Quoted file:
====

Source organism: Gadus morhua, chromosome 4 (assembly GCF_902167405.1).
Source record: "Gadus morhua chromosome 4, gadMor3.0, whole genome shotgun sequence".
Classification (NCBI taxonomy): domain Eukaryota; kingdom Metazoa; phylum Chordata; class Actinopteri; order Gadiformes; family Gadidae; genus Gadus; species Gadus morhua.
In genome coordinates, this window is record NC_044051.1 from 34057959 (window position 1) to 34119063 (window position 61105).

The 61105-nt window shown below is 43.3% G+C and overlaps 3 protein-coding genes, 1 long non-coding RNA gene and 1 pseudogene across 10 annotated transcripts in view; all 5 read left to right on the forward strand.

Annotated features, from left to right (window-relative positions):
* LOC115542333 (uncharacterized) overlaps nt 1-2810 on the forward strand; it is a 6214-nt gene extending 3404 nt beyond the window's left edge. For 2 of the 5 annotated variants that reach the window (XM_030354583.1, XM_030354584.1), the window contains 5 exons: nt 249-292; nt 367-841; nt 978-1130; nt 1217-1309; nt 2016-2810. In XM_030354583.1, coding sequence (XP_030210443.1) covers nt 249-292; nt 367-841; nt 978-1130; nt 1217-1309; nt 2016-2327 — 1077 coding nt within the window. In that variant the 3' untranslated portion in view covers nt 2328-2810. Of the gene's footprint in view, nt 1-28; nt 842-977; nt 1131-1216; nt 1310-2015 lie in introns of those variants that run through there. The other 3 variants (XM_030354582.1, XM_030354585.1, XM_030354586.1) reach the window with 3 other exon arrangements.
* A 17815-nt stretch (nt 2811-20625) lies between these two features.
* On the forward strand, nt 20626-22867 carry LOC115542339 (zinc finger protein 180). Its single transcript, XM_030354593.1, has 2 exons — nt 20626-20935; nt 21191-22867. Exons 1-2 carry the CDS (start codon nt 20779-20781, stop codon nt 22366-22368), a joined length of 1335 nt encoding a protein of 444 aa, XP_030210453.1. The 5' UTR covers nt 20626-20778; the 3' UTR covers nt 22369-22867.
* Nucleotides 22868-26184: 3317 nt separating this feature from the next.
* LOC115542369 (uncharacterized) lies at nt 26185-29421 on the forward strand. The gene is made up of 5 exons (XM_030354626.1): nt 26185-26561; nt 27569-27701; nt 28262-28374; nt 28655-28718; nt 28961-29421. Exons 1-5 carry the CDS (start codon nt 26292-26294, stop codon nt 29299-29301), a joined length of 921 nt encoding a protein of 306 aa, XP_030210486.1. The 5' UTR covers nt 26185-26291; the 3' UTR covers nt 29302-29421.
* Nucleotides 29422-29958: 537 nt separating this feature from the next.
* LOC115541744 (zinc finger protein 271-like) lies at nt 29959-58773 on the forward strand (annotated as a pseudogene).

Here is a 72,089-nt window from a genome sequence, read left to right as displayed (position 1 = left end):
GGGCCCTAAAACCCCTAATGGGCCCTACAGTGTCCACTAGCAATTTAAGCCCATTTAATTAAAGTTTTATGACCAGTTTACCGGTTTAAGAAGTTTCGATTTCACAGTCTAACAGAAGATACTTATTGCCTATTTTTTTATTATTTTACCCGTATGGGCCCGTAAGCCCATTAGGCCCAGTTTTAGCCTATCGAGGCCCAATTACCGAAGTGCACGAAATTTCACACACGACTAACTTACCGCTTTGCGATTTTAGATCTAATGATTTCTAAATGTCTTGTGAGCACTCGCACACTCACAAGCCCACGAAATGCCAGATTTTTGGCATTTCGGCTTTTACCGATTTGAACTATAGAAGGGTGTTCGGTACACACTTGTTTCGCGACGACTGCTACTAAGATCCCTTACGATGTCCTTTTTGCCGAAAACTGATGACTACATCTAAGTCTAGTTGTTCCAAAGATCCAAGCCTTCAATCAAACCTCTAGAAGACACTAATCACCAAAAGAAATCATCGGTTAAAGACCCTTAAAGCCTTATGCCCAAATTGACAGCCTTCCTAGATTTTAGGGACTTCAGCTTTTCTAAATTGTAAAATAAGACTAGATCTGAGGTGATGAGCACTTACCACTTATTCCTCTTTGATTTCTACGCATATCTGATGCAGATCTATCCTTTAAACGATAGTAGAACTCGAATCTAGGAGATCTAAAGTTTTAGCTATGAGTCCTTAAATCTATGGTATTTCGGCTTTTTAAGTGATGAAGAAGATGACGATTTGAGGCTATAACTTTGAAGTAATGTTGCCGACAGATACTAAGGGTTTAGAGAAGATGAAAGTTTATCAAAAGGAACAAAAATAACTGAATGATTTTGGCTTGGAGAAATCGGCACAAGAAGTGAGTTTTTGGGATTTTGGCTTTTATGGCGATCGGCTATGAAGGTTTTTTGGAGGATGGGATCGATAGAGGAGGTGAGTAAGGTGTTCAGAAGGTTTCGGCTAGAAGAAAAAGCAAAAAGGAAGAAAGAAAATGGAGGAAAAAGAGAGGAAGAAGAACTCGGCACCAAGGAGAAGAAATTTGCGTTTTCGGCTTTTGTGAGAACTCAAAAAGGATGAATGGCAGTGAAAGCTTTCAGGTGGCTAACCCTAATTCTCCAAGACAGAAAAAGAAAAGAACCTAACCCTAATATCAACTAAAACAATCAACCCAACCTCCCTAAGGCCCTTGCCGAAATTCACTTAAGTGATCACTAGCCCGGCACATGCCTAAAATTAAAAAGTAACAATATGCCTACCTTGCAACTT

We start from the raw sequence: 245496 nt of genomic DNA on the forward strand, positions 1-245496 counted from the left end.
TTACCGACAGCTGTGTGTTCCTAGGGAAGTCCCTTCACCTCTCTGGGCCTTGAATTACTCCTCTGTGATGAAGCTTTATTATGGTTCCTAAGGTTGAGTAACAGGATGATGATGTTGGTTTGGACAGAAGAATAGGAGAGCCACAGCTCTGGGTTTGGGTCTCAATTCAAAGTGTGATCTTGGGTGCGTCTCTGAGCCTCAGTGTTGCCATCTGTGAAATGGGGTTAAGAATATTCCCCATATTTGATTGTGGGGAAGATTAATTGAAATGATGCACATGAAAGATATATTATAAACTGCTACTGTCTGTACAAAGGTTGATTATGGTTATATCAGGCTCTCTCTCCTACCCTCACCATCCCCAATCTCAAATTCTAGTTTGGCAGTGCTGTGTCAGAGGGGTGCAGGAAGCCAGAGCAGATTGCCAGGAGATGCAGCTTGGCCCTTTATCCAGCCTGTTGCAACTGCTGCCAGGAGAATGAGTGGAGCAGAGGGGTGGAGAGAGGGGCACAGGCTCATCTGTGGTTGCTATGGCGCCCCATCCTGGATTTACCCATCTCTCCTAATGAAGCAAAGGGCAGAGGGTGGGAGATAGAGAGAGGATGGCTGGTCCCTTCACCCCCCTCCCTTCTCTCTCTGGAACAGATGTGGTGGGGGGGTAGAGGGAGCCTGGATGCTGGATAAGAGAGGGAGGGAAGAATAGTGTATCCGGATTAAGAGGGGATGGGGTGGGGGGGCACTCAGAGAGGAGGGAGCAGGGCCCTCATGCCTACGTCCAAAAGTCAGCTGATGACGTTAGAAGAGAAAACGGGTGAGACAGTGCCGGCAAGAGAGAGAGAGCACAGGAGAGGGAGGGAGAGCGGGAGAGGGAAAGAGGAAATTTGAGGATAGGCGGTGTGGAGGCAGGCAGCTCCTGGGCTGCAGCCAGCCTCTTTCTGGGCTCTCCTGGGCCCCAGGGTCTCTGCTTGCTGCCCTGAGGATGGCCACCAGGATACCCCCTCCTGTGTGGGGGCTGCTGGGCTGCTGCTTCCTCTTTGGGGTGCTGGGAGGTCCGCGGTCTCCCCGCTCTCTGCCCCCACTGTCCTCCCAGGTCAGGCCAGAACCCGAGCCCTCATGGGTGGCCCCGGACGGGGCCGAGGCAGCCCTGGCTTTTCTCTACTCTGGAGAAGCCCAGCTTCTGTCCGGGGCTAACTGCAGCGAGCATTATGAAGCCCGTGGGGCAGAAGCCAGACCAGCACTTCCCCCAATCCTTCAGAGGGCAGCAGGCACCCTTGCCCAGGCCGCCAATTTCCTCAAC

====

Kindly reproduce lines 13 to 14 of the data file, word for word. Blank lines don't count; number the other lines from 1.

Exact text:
* LOC115541744 (zinc finger protein 271-like) lies at nt 29959-58773 on the forward strand (annotated as a pseudogene).

Here is a 72,089-nt window from a genome sequence, read left to right as displayed (position 1 = left end):